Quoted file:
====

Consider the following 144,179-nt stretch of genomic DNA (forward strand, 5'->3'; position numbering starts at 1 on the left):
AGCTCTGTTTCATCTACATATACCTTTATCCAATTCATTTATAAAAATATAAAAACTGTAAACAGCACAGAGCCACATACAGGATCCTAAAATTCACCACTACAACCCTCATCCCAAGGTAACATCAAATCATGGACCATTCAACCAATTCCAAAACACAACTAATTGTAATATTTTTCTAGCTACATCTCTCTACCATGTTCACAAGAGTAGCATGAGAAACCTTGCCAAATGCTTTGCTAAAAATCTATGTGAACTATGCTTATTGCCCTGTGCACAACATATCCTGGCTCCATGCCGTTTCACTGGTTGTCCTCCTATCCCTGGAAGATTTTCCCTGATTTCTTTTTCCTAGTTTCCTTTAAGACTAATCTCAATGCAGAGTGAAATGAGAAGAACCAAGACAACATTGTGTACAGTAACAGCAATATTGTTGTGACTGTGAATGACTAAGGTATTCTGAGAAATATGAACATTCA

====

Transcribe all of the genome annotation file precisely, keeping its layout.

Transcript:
Consider the following 144,179-nt stretch of genomic DNA (forward strand, 5'->3'; position numbering starts at 1 on the left):
AGCTCTGTTTCATCTACATATACCTTTATCCAATTCATTTATAAAAATATAAAAACTGTAAACAGCACAGAGCCACATACAGGATCCTAAAATTCACCACTACAACCCTCATCCCAAGGTAACATCAAATCATGGACCATTCAACCAATTCCAAAACACAACTAATTGTAATATTTTTCTAGCTACATCTCTCTACCATGTTCACAAGAGTAGCATGAGAAACCTTGCCAAATGCTTTGCTAAAAATCTATGTGAACTATGCTTATTGCCCTGTGCACAACATATCCTGGCTCCATGCCGTTTCACTGGTTGTCCTCCTATCCCTGGAAGATTTTCCCTGATTTCTTTTTCCTAGTTTCCTTTAAGACTAATCTCAATGCAGAGTGAAATGAGAAGAACCAAGACAACATTGTGTACAGTAACAGCAATATTGTTGTGACTGTGAATGACTAAGGTATTCTGAGAAATATGAACATTCA